Five for Friday is a regular Solomon McCown blog feature in which one of our PR pros shares five of their favorite hobbies, passions, or interests. This week, we hear from Senior Vice President Wendy Goldstein Pierce.

I love watching the city grow and change, and Solomon McCown is lucky enough to be working with the developers and architects who are making it happen. For that reason, my Five for Friday is a list of favorite buildings in Boston – some old, some new. And, if you haven’t visited any of these, take the time to check them out.

1. Rowes Wharf – This is a majestic building on Boston’s Waterfront. It faces the water beautifully but also looks incredible when viewed from the Rose Kennedy Greenway. I love that the architect thought about how it would be looked at from all sides, considering that when it was built, the massive Southeast Expressway was at its front door.

2. Back Bay Brownstones – Nothing says Boston to me more than a row of Back Bay brownstones. My husband and I lived on Beacon Street for 12 years and the historic feel of walking down the street each day makes it my favorite place we’ve lived.

3. 111 Huntington – A tower with a crown. While I don’t think this building is all that special, I love what the crown represents. Boston’s beloved late Mayor Thomas Menino wanted something more interesting at the top, so the developer let him choose. Many folks call this the “R2D2” building. See if you can see why.

Aerial view of South End in Boston, Massachusettes, USA.4. The Institute of Contemporary Art – Now best seen from the water, I love the way the ICA stood out in the Seaport all by itself before much else was built there. It makes perfect sense for a museum of pioneering art to be in a pioneer location. The entire building is oriented to the harbor and standing on the deck on a summer night is breathtaking – never mind the fabulous works you see when you go inside.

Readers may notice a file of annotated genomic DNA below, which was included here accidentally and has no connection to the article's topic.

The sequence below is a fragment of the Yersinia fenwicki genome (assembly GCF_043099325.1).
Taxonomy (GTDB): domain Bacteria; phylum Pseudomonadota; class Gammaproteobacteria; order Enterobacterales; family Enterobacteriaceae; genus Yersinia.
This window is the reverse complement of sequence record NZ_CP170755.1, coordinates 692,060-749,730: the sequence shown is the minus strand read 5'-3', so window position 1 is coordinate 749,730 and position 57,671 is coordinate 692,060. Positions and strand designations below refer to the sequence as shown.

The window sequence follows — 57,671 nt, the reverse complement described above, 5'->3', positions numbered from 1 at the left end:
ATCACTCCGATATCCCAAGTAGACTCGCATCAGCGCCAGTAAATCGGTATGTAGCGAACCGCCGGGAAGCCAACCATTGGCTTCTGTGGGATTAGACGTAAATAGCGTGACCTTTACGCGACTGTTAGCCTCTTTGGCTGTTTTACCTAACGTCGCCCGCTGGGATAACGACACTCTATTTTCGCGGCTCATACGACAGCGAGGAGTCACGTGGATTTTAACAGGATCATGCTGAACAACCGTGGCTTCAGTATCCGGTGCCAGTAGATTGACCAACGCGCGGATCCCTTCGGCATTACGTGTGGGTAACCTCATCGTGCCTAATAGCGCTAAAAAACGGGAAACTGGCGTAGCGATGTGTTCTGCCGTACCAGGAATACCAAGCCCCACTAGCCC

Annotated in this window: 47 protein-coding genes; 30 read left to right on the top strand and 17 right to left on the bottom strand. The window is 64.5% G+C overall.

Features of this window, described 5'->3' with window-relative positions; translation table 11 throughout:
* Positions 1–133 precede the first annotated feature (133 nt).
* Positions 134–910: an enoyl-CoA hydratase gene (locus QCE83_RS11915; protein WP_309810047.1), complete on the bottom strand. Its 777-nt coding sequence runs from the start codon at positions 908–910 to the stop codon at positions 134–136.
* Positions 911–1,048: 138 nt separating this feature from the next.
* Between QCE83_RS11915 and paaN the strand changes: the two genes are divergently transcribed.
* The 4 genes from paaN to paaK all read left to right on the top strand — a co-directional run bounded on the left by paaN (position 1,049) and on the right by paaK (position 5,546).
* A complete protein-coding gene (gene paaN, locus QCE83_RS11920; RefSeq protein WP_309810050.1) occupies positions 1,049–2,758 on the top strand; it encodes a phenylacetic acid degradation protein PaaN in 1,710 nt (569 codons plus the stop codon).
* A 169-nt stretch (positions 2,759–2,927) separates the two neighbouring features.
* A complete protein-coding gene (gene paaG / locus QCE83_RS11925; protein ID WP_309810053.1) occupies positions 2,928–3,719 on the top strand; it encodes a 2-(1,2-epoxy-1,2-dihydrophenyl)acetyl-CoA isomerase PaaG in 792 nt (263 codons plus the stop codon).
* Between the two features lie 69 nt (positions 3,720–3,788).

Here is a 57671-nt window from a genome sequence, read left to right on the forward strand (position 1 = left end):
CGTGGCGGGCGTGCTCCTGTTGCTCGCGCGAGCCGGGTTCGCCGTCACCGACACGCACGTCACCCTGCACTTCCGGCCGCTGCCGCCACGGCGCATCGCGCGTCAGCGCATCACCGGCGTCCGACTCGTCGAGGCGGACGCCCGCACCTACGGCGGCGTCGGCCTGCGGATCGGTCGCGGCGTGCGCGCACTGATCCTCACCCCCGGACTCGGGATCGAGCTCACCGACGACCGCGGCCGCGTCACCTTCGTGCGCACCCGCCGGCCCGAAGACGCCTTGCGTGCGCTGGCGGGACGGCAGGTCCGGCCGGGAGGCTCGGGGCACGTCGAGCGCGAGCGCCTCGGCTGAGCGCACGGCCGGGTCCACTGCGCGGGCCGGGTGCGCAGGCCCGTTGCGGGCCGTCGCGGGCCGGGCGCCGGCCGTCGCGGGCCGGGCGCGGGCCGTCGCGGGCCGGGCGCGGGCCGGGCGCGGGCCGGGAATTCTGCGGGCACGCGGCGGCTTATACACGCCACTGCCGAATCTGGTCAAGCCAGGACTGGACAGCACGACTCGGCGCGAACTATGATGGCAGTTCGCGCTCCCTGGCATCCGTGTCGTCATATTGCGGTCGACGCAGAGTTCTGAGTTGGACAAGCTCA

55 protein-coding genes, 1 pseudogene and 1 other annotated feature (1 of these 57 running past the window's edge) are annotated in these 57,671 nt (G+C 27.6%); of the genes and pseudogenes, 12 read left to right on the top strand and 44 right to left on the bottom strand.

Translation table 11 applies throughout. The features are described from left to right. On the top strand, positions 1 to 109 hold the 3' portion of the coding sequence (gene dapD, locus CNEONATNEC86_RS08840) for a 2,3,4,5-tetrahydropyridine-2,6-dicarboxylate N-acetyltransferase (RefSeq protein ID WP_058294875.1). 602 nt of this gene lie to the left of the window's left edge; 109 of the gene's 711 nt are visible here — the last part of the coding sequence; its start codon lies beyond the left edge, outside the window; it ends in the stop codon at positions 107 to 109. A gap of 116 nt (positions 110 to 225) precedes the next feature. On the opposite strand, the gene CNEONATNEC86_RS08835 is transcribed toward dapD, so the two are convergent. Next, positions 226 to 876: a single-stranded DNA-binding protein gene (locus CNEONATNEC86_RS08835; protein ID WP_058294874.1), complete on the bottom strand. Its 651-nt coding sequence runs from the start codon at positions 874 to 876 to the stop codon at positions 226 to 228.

5. 75 State Street – While I don’t think the architecture of 75 State Street is all that special, this building is the first project to which I paid close attention. I remember reading about the process of the building and financing, and all the scandals around it fascinated me and showed me how the city worked. And then, at my first job, we represented the developer and it gave me the opportunity to meet the late Norman Leventhal, one of the city’s true heroes. So for that reason, 75 State has a special place in my heart.